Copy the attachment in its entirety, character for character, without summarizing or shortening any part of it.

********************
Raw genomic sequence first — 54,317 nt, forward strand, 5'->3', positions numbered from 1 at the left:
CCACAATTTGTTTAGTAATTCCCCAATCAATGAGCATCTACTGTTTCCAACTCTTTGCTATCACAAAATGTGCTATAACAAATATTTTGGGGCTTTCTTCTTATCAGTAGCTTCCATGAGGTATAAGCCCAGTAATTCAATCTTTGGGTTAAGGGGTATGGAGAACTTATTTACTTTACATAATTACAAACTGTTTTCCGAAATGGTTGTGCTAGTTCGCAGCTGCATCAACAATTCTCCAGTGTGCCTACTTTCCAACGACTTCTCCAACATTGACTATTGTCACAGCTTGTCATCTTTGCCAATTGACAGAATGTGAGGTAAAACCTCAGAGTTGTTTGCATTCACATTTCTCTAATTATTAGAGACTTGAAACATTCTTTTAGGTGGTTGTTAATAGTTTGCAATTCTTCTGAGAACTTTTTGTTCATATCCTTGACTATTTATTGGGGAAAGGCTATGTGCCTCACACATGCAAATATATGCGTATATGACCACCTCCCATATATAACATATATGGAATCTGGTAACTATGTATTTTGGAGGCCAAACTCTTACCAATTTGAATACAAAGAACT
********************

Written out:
Raw genomic sequence first — 54,317 nt, forward strand, 5'->3', positions numbered from 1 at the left:
CCACAATTTGTTTAGTAATTCCCCAATCAATGAGCATCTACTGTTTCCAACTCTTTGCTATCACAAAATGTGCTATAACAAATATTTTGGGGCTTTCTTCTTATCAGTAGCTTCCATGAGGTATAAGCCCAGTAATTCAATCTTTGGGTTAAGGGGTATGGAGAACTTATTTACTTTACATAATTACAAACTGTTTTCCGAAATGGTTGTGCTAGTTCGCAGCTGCATCAACAATTCTCCAGTGTGCCTACTTTCCAACGACTTCTCCAACATTGACTATTGTCACAGCTTGTCATCTTTGCCAATTGACAGAATGTGAGGTAAAACCTCAGAGTTGTTTGCATTCACATTTCTCTAATTATTAGAGACTTGAAACATTCTTTTAGGTGGTTGTTAATAGTTTGCAATTCTTCTGAGAACTTTTTGTTCATATCCTTGACTATTTATTGGGGAAAGGCTATGTGCCTCACACATGCAAATATATGCGTATATGACCACCTCCCATATATAACATATATGGAATCTGGTAACTATGTATTTTGGAGGCCAAACTCTTACCAATTTGAATACAAAGAACT